Salmon producers insist they are not to blame as farmed salmon found in rivers

Salmon producers on the west coast have insisted they are not to blame for scores of farmed fish turning up in five renowned rivers.

Sixty-five of the fish were taken from the Delphi, Erriff, Kylemore/Dawros, Newport and Bunowen catchments in counties Galway and Mayo since August.

The Irish Salmon Growers Association (ISGA), which includes five companies producing salmon at 26 sites, said its members always reported escapes, without exception.

"There has been no such escape to report," spokesman Richie Flynn said.

Inland Fisheries Ireland (IFI) is compiling a report on the discoveries and has examined scales and fins on more than 30 fish recovered from the rivers.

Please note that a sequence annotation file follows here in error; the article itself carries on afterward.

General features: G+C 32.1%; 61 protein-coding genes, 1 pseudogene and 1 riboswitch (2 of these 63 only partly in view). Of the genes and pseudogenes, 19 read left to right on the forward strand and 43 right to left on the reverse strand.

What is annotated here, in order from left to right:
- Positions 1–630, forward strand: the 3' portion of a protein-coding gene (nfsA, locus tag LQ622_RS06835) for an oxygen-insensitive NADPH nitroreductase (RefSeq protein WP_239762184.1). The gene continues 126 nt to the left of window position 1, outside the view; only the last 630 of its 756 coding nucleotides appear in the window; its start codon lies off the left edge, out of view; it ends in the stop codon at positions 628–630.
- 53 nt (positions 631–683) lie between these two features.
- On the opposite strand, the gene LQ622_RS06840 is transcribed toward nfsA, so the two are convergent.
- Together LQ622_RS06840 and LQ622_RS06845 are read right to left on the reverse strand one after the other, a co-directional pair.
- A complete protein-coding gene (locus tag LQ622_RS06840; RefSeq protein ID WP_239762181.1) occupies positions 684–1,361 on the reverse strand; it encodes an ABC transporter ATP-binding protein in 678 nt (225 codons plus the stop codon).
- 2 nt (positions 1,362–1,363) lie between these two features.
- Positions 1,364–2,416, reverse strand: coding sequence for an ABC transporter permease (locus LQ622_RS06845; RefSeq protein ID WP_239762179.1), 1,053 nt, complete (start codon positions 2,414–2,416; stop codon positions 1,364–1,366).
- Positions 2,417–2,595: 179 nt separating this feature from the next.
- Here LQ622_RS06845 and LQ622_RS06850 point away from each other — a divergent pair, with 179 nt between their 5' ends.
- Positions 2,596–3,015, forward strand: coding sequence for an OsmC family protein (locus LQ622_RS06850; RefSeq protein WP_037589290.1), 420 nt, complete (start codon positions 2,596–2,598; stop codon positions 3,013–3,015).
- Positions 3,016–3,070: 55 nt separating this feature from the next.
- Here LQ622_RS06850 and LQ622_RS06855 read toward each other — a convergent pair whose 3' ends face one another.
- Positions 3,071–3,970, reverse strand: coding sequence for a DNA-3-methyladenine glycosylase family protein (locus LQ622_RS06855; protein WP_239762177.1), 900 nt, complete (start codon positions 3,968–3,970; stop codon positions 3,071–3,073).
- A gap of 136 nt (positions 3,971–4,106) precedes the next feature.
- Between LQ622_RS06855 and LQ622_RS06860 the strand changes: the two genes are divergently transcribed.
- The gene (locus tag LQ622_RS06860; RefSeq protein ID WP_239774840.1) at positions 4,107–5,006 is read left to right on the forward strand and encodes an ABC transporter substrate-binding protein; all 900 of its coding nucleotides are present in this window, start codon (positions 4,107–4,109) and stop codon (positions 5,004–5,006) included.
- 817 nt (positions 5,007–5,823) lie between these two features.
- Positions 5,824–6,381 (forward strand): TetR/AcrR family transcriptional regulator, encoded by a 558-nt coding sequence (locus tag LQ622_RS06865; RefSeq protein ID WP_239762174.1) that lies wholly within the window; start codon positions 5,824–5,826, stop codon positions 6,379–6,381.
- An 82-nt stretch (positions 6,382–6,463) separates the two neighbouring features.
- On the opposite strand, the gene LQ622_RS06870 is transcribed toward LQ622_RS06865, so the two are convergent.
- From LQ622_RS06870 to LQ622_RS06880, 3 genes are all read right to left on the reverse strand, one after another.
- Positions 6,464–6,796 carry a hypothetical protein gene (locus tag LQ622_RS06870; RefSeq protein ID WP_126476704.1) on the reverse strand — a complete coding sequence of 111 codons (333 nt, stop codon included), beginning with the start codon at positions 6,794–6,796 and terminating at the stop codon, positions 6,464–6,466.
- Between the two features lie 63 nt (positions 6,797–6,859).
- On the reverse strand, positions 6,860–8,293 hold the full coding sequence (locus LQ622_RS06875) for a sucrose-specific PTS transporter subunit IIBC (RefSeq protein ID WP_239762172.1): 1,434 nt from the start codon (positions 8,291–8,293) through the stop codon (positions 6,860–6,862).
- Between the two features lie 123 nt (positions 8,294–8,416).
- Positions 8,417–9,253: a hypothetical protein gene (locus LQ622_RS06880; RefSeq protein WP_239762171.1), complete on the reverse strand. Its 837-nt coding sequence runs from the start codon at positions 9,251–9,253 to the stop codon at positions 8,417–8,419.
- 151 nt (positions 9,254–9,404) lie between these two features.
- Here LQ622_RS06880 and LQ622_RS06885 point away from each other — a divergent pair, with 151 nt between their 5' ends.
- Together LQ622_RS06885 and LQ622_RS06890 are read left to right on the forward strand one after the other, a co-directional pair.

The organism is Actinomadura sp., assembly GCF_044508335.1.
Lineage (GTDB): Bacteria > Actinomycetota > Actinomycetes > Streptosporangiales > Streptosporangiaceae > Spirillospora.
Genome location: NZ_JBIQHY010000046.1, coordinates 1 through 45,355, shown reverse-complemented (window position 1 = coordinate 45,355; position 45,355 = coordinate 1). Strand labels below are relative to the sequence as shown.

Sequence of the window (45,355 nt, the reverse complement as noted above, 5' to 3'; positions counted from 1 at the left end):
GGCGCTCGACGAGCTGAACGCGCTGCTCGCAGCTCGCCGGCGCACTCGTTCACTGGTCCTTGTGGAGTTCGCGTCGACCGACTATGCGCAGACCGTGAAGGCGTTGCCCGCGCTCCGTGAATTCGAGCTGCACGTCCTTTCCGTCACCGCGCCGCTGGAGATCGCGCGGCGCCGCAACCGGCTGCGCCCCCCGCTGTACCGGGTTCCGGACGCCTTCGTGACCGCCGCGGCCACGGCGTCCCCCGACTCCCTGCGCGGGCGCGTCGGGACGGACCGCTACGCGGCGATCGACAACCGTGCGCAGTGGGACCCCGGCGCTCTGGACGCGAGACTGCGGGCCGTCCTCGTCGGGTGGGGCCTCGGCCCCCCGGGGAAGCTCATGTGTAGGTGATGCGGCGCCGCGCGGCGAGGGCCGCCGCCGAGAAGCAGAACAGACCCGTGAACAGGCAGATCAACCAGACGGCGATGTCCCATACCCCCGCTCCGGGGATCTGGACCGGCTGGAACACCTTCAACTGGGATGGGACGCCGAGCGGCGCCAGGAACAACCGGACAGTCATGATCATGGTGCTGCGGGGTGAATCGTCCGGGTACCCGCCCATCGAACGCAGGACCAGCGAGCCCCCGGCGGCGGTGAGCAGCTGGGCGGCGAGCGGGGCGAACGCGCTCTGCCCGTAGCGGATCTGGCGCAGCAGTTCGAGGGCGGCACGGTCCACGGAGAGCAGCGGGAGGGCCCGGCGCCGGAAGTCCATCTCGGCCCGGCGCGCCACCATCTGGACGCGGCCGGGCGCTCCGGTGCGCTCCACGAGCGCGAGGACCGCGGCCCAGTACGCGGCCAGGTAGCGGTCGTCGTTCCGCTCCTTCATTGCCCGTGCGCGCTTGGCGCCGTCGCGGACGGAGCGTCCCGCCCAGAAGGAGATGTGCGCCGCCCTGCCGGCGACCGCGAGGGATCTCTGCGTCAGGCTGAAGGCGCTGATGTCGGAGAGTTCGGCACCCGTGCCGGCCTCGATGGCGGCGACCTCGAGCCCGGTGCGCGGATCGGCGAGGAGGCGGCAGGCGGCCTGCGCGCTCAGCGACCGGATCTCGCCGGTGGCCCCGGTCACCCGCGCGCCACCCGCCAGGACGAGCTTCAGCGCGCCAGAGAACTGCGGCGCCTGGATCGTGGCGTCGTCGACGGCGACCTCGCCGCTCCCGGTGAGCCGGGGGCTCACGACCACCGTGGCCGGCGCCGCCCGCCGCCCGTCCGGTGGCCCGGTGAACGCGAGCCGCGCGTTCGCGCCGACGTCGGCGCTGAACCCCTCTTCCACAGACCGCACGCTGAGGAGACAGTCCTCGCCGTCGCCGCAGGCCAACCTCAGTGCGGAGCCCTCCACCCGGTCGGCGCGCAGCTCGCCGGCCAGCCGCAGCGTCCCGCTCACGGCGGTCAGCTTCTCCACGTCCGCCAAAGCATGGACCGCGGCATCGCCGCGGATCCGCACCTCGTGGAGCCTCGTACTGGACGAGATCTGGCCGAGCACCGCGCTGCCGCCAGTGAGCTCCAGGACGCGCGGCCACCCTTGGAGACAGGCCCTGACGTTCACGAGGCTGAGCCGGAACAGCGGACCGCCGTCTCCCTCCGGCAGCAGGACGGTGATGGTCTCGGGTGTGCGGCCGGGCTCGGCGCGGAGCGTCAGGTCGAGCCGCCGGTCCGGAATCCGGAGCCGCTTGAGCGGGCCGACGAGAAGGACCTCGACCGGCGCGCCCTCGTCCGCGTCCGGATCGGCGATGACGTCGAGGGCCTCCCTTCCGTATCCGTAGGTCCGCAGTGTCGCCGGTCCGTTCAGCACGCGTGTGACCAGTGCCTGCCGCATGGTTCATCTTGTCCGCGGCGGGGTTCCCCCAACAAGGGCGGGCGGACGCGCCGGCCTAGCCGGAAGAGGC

The Irish Salmon Growers Association said producers sent divers down to check cages when reports of catches of farmed fish began to emerge in August and again in late September when a jellyfish swarm hit farms.

No broken cages or nets were discovered at either stage, the group said.

Inspectors from both the Marine Institute and the Department of Agriculture also inspected sites.

About five million fish will be produced this year by salmon farmers in Ireland, about 16,300 tonnes, worth about 108 million euro.

Mr Flynn questioned whether there could be any connection between the catching of farmed salmon in Irish rivers and the discovery around the same time of Pacific salmon, believed to have travelled from Arctic waters.

Inland Fisheries said the majority of the 65 escaped fish were caught by anglers, demonstrating that only a small proportion have been seen or intercepted.

Scientists are running analysis on the captured fish in an attempt to identify their history and maturity and assess the risk to wild stocks.

The river catchments where the farmed fish were caught are said to be under pressure already from significant decreases in salmon runs over the last 20 years but they are not considered to be below conservation levels.


KEYWORDS: Salmon, fishing

 

Most Read in Ireland